Status quo always seems to be a comfortable place to be. All change causes some discomfort which is why societies are reluctant to change, however we must understand that our comfort in status quo is illusory. We are so used to the violence and discomfort that is being caused by the status quo that we don’t see it as discomfort anymore. Revolutionary actions are violent, and that is the reason cited by many who refuse a call for change, but they fail to recognize the everyday violence that is already caused by the status quo, which is all the more reason for change.

In his daily work place a manual scavenger is faced by various life threatening diseases, besides the undignified nature of the work itself. His kids are doomed to indulge in the same work as their father and his fathers. They cannot escape the system because they are outcastes and they won’t be accepted in any other work place. This is the violence of the status quo.

In a reply given by the Social Justice Ministry to the Lok Sabha, on Tuesday it was revealed that 110 lives were claimed by the practice of manual scavenging in the year 2019 which is an increase of 62%, from 2018 when 68 people had died due to the same. Manual Scavenging was declared illegal in India in 1993 by way of the Manual Scavengers and Construction of Dry Latrines (Prohibition) Act, 1993. Further, the Employment as Manual Scavengers and Their Rehabilitation Act, 2013 mandated identification and rehabilitation of sanitation workers along with mechanisation of sanitation work. However, the law has been obviously poorly implemented. In the case of Safai Karamchari v. Union of India (2014) it was held that Manual Scavenging is against fundamental and international human rights. Further, the Supreme Court commented that the state has demonstrated continued unwillingness to implement the law.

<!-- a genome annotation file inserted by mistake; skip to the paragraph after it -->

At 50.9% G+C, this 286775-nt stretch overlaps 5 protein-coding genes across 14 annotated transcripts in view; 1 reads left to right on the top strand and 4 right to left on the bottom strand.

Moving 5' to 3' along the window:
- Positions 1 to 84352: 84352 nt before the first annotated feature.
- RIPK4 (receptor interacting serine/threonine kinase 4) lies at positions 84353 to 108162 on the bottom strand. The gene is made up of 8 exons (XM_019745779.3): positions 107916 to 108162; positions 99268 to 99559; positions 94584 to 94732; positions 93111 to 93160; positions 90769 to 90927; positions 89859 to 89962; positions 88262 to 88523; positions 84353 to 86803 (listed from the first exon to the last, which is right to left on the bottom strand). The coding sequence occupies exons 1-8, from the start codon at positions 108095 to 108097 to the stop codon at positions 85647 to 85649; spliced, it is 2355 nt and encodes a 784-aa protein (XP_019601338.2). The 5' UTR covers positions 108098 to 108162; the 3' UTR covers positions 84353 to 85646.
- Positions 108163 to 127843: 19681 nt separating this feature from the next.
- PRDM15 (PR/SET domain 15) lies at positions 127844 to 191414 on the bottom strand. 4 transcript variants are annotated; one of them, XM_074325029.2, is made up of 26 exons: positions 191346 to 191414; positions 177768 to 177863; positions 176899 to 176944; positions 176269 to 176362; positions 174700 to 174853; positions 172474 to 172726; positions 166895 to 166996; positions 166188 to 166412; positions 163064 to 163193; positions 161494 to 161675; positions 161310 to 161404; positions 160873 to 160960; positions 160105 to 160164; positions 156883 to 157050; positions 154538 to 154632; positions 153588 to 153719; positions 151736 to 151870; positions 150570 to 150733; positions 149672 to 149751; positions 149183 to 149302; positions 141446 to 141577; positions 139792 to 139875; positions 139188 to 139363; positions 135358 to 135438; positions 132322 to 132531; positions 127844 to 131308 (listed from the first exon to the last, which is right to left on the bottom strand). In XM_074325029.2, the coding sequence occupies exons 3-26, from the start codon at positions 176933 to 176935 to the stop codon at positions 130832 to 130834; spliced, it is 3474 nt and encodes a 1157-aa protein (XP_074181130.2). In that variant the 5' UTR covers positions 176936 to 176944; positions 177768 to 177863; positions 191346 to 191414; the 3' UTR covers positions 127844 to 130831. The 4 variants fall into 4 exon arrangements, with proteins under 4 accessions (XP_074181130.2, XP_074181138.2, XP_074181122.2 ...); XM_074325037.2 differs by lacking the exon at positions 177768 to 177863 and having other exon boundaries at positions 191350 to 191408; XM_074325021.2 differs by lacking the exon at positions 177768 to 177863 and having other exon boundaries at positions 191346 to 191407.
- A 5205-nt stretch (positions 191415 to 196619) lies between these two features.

The Supreme Court’s observation is very serious here, and begs the question: what could be the reason for this intentional and persistent omission by the government to implement this law? From a societal point of view, obviously the stigma is persistent and there is a natural inertia and reluctance to move on from the status quo. But this stigma is further exploited in Indian politics. Not all Dalits are Manual Scavengers but all scavengers are Dalits. The continuance of this practice is not only because of the age old oppression of this outcaste by other castes. There is a more modern and “democratic” reason for this, which is vote bank politics. The continuance of oppression of the Dalits is profitable to those whose vote bank is the ‘continually oppressed dalit’. Why would a pharma company that profits on curing cancer permanently cure cancer? 

The recent Delhi election is a classic example of our reluctance to consider this issue. The Delhi Government has done a laudable job by introducing a fleet of 200 machines that are fitted with equipment that is apt for cleaning of sewage. However, let alone the Bharatiya Janata Party (which bagged the second spot), the Aam Aadmi Party itself did not use this achievement as much as they could have in their campaign. The driving issues of the AAP campaign were free transportation, mohalla clinics, subsidised power and education. Their achievement of mechanising cleaning of sewage does not enter the list. Perhaps, this is because political parties are aware that people do not really worry about this issue in their day to day lives.

Authored By: Paranjay Tripathi,
5th Year Student, Symbiosis International University.


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